Owners are “killing pets with kindness” in the face of a UK animal obesity crisis, according to BVA president Gudrun Ravetz.
Her comments follow the release of data showing pet obesity is now the number one health and welfare issue for the nation’s companion animal vets.
The results of a BVA Voice of the Veterinary Profession survey, released on World Obesity Day (11 October), show 60% of the 1,600-plus small animal vets polled cited obesity or overfeeding as their biggest concern.
Mrs Ravetz said: “Obesity is a potential killer for pets and we know more practices are seeing overweight animals coming through their doors. Many owners show love for their pet through food, but often this is a case of killing with kindness – most animals would instead enjoy playing or interacting with their owner just as much as getting a treat.
“It’s also vital owners understand how to correctly feed their pet and how to recognise a healthy body shape, which is something a vet is well placed to help advise.”
BSAVA president Susan Dawson added: “It really is vital vets and pet owners work together to help animals stay healthy. All companion animals deserve a nutritionally balanced diet. In fact, it is a requirement of the Animal Welfare Act.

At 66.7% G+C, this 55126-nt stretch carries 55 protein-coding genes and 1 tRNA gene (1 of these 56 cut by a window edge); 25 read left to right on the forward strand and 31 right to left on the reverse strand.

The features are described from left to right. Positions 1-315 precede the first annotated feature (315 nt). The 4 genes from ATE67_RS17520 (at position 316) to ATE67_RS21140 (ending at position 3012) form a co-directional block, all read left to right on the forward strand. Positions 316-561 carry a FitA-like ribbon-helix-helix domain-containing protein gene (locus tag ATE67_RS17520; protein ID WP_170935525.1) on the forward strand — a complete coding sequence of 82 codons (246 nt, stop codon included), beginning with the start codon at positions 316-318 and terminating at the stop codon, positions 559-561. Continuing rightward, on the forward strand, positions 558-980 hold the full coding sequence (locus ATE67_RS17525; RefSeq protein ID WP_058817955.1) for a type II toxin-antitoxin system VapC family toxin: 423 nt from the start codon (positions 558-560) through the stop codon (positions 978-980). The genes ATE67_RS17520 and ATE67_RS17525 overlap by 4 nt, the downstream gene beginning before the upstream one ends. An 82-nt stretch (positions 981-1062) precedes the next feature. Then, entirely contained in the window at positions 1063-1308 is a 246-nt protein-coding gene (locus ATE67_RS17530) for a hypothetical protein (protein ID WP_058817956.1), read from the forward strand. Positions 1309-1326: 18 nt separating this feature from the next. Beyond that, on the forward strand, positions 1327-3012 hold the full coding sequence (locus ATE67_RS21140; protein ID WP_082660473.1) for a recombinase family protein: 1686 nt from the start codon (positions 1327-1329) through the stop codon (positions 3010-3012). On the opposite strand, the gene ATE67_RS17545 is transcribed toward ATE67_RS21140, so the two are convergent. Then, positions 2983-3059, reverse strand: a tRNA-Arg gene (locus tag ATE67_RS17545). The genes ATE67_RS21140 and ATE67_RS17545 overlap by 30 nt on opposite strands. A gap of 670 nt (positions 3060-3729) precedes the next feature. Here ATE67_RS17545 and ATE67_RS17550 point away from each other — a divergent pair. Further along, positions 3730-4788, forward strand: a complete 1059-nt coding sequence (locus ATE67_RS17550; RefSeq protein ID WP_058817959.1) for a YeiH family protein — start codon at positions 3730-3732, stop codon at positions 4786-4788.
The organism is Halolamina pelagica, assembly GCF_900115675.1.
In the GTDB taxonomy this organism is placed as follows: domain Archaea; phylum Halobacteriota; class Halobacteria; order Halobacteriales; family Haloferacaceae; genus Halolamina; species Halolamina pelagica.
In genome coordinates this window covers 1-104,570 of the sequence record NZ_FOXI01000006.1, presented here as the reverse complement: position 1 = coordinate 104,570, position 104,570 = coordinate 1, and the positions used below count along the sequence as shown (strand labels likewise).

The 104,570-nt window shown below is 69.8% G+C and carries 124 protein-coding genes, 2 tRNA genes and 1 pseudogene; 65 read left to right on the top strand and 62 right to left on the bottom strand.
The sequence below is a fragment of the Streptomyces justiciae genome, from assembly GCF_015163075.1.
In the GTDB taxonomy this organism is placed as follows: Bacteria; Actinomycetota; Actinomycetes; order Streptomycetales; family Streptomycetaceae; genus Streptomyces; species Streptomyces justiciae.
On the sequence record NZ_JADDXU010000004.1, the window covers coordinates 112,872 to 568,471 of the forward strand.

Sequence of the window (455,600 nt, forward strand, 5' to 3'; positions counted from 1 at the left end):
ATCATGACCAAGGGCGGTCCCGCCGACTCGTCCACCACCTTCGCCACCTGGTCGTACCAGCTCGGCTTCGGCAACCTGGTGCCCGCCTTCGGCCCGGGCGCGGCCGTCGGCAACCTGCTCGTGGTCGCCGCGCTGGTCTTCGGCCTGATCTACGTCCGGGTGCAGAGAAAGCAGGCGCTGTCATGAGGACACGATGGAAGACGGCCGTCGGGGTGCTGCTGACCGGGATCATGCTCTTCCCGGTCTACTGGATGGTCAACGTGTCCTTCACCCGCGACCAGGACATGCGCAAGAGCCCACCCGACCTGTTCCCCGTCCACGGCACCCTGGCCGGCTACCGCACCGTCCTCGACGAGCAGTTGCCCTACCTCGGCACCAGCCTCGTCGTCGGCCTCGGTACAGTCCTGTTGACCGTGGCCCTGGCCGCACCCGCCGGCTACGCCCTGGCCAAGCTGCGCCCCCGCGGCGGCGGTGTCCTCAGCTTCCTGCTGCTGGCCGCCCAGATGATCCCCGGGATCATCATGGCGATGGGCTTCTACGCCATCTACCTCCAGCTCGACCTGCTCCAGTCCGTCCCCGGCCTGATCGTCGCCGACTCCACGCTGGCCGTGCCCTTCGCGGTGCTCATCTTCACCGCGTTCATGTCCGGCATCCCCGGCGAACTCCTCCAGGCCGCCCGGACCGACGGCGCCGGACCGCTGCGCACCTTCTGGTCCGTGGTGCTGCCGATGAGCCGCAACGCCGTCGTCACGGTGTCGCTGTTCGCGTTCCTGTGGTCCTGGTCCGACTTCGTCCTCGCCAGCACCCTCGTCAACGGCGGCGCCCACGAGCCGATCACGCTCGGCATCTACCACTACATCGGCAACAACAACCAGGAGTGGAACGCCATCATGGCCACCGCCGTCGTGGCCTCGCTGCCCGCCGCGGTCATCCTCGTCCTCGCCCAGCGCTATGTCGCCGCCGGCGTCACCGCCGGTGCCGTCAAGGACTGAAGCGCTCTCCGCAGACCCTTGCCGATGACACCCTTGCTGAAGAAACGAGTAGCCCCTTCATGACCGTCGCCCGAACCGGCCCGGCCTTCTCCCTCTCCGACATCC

“Of course, it is tempting to give too many treats and easy to forget to weigh food out, but because obesity can cause serious health and welfare problems for companion animals, the BSAVA strongly recommends bodyweight and body condition are monitored regularly, and diets modified to maintain a healthy weight.”
The BVA’s survey chimes with statistics from PDSA. The organisation’s 2015 Animal Wellbeing Report also identified pet obesity as the number one concern for vets, as well as indicating that 46% of pet owners believe obesity is the biggest threat to animal welfare in the next 10 years.
- Read the full story in the 24 October issue of Veterinary Times.